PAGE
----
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Genealogy

Sometime in my early youth I became interested in family history, which is not a normal hobby for a child. Long before the TV show, Roots, made it fashionable, I could be found prowling the genealogy library: scrolling through microfilm in a darkened room, wandering amongst dusty bookshelves, and sitting at a desk writing to distant relatives for family information. On my dad's side, most of the research had been done - at least for five or six generations. But my mom's side was a different story. I had some names, a few dates, and a couple of stories from years gone by. Just enough to get started. I envisioned my ancestors buried in obscurity, waiting to be released back into modern-day consciousness by digging up the names, dates, and places attached to the events of their lives. The census records told me exactly where these people lived, what they did for a living, and where they were born. The marriage certificates revealed who witnessed their wedding, what the wife's maiden name was, and who their parents were. The death certificates revealed what finally overcame them, who cared for them in the end, and where their final home was. Like assembling pieces in a puzzle, images began to take shape of their lives. They became more real. With a little research, I could uncover their ambitions, their sacrifices, their setbacks, and their triumphs.

Consider, for example, my 3rd great grandfather, Andrew Burt. There is nothing written about this man nor are there any stories handed down in the family. The only information I could gather on him was what I found in the census records or in the church records. I know he came from a coal mining family, perhaps a long line of them. He was born in 1813 in Balderidge, the mining district of Dunfermline, Fife, Scotland, He was the first of five brothers and two sisters. His future, I'm sure, seemed bleak although he managed to marry, at 22, a lovely bride from Kincardine named Elizabeth in the Culross Parish in Perthshore. Less than 10 months after their marriage, they gave birth to a girl, Mary. She lived to be a year and a half and then died. The next child was a son, and Andrew thought enough of his father, Alexander, to name this first son after him. Nine more children would be born with nearly half dying in their early youth. I don't know how this all affected Elizabeth, but in the mid-1840's when Mormon missionaries were proselyting in the Fife area, this family was introduced to and embraced this new religion. This, I'm sure took tremendous humility and conviction to buck the tide and join a small group of people who were undoubtedly persecuted. During this time, Andrew prepared his son for work in the mines also. It was the only thing he knew, and it was an added source of income for the family. Andrew's second son, Peter, began working in the mines with his older brother when he was about 10. I'm sure that seeing his two young sons laboring in those conditions must have been hard for Andrew to take. By the time Alexander was 19, his family was ready to send him to America, to start a new life and, perhaps, allow for his family to join him one day.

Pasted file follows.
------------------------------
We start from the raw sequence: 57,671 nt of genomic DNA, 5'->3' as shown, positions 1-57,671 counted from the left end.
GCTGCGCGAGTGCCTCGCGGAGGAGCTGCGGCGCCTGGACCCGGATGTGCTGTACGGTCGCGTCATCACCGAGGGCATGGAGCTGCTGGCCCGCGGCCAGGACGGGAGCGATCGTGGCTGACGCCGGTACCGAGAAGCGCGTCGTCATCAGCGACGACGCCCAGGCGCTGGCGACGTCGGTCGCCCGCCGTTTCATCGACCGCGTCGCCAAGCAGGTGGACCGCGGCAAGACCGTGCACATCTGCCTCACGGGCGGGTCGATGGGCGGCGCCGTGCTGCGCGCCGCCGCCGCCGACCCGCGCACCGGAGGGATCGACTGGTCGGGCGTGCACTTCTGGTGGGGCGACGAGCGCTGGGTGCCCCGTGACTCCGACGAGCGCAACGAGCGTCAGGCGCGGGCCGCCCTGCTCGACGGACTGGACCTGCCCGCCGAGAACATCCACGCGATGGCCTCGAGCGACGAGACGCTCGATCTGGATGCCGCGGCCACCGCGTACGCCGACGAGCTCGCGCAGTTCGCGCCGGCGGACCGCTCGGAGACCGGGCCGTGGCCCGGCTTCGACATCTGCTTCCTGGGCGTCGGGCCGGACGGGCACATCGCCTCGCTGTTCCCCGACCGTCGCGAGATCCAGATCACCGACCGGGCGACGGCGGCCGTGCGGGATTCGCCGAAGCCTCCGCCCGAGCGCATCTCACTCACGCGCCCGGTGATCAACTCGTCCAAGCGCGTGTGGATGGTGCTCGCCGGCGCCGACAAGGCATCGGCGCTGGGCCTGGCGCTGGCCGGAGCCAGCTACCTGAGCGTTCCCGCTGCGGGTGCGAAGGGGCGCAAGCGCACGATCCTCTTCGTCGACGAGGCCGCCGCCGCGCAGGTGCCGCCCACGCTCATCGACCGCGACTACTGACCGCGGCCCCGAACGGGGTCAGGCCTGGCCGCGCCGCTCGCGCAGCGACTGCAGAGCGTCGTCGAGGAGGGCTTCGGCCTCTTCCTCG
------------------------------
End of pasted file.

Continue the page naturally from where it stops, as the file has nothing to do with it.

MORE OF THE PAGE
Alexander Burt

In 1856, Alexander left for Liverpool, England where he would board the USS Thornton for America. Within 3 years of sending their son off to America, both Andrew and Elizabeth would be dead: Andrew from the deadly effects of laboring in the mines, and Elizabeth from a cancerous tumor that she had carried for 16 years. The children were forced to fend for themselves under difficult circumstances. Not surprisingly, James, their youngest boy, had the most difficult time. He ended up in an orphanage and there he contracted tuberculosis. He died a few days before Christmas in 1860.


So, this family is a good example of why I like genealogy, not because their story is unique, but because it's my family's story. And it's a story that would largely be untold unless I dug it up. These are my people, and I wish I could have been there with them in their triumphs and their suffering.



 

This page designed by John Burt.  
 

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